I’ll have the turkey, hold the pollution
How to protect your family from gas stove pollution this Thanksgiving
Is there a more classic (and tasty) American meal than Thanksgiving dinner? Turkey. Mashed potatoes. Stuffing. Green bean casserole. Cranberry sauce. All smothered in gravy. And all cooked – and enjoyed – in the company of our loved ones.
But in millions of American homes, there’s a hidden danger lurking in the kitchen. Common across the country, gas stoves can produce levels of indoor air pollution that would exceed outdoor air quality standards. Cooking with gas releases pollutants into our homes that can lead to the development of asthma, especially in children, and worsen symptoms for those with preexisting respiratory illnesses. One report compared the effects of using a gas stove around kids to those of second-hand smoke exposure.
Running a gas stove for just one hour can lead to unsafe pollutant levels. During the holidays, many Americans cook for far longer than one hour— cooking a turkey can take four hours. An indoor air quality experiment conducted in 2018 by HomeChem found that pollution levels in a home while cooking a Thanksgiving meal briefly exceeded those of the world’s most polluted cities.
The kitchen should be a place of bonding – especially on Thanksgiving. It should be a place where Americans can come together with their loved ones to cook, eat and talk about their lives. It should not be a place where our families are exposed to toxic pollution that can make us sick.
So how can you keep your family safe from gas stove pollution this Thanksgiving? Here are some tips.
1. Go Electric.
Ultimately, the healthiest option is to use an electric alternative to gas. No one is expecting you to go out and buy a new stove before Thanksgiving this year, but next time you are in the market or considering kitchen upgrades, it would be wise to consider electric or induction options. Induction cooktops – which use electromagnetic power to directly heat the pans – are gaining popularity with both home and professional chefs.
Even if you’re not ready to fully make the switch, there are relatively low-cost portable induction cooktops that can be used on your countertop and plugged into a normal outlet. They can be used instead of a normal gas range for anything you would usually cook on your stovetop. This can give you a chance to try out the technology while also giving you some extra cooking capacity on a day when you’re going to need it. Without combusting methane gas to ignite the blue flame, you can cook your mashed potatoes, your cranberry sauce or whatever your favorite side dish might be.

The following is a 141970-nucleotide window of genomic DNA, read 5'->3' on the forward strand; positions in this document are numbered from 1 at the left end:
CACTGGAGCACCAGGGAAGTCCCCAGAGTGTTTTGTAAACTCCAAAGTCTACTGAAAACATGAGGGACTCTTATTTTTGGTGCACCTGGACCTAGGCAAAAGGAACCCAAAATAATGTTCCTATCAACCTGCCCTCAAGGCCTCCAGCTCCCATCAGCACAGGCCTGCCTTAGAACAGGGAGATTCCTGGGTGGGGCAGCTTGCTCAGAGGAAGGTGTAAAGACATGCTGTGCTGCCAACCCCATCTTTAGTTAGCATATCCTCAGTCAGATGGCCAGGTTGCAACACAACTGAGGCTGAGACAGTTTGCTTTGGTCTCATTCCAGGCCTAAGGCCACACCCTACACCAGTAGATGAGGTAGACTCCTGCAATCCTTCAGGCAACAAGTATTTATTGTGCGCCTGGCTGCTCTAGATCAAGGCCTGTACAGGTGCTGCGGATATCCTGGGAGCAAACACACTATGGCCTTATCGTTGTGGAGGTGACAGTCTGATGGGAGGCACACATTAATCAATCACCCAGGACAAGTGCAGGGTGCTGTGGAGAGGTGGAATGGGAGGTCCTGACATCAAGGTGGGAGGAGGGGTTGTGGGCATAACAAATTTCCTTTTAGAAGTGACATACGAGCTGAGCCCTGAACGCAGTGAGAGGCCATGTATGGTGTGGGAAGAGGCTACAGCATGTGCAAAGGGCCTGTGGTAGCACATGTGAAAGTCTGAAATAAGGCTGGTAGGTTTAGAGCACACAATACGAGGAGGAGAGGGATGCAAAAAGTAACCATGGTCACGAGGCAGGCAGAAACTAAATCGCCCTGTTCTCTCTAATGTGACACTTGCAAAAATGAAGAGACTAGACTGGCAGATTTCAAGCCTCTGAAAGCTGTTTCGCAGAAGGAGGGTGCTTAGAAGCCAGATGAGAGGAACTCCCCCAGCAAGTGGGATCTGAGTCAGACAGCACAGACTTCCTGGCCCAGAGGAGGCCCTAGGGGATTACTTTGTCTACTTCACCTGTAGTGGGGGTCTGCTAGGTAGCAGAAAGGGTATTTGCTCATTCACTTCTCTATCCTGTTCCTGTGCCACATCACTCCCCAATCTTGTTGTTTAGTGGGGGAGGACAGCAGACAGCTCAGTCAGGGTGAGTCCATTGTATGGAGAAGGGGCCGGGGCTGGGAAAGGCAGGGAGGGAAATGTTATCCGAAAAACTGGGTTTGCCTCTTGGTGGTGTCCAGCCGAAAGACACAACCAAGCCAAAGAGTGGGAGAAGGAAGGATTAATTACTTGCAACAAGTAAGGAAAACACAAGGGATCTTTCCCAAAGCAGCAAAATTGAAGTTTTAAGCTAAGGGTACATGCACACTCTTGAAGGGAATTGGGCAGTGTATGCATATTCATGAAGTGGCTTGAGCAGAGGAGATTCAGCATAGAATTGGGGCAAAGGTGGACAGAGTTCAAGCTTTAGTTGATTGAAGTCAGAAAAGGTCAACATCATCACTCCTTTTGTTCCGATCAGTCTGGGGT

If you are considering switching to electric or induction cooking, you may be eligible for new rebates or tax credits through the Inflation Reduction Act.
2. Use proper ventilation.
Proper ventilation is important while using any type of stove, but it’s absolutely essential if your stove is fueled by gas. The best kind of ventilation is that of a ducted range hood, which is installed above the stove to catch air and smoke as it rises and moves the polluted air outside the home. Always use your range hood for the entire duration of stove use— turn it on when you start cooking and don’t turn it off until you’re done.
3. Quick fix solutions to help reduce your exposure.
If you have a gas stove and don’t own a range hood, you should seriously consider purchasing one. However, if you don’t have one and can’t get one in the near future, or if you rent, there are other measures you can take to improve indoor air quality:
- Open up some windows to create a draft.
- If you have a window fan, run it on exhaust every time you cook.
- Consider purchasing a carbon monoxide alarm so you can keep track of pollution levels while cooking and catch any gas leaks.
- Buy a portable HEPA air purifier with a carbon filter to remove some of the particulate matter produced during cooking.
- Try cooking your turkey outside to avoid running a gas-powered oven for hours on end. You can place your turkey on a roasting pan in the grill with the lid down and cook for roughly two to three hours, or until the turkey’s internal temperature reaches 180° F.
For more tips and information, view our Healthier Holiday cooking guide here.
Director, Environment Campaigns, U.S. PIRG Education Fund
Matt oversees PIRG's toxics, transportation and zero waste campaigns and leads PIRG’s climate program to promote a cleaner, healthier future for all Americans. Matt lives in Amherst, Massachusetts, with his wife, two daughters and chihuahua.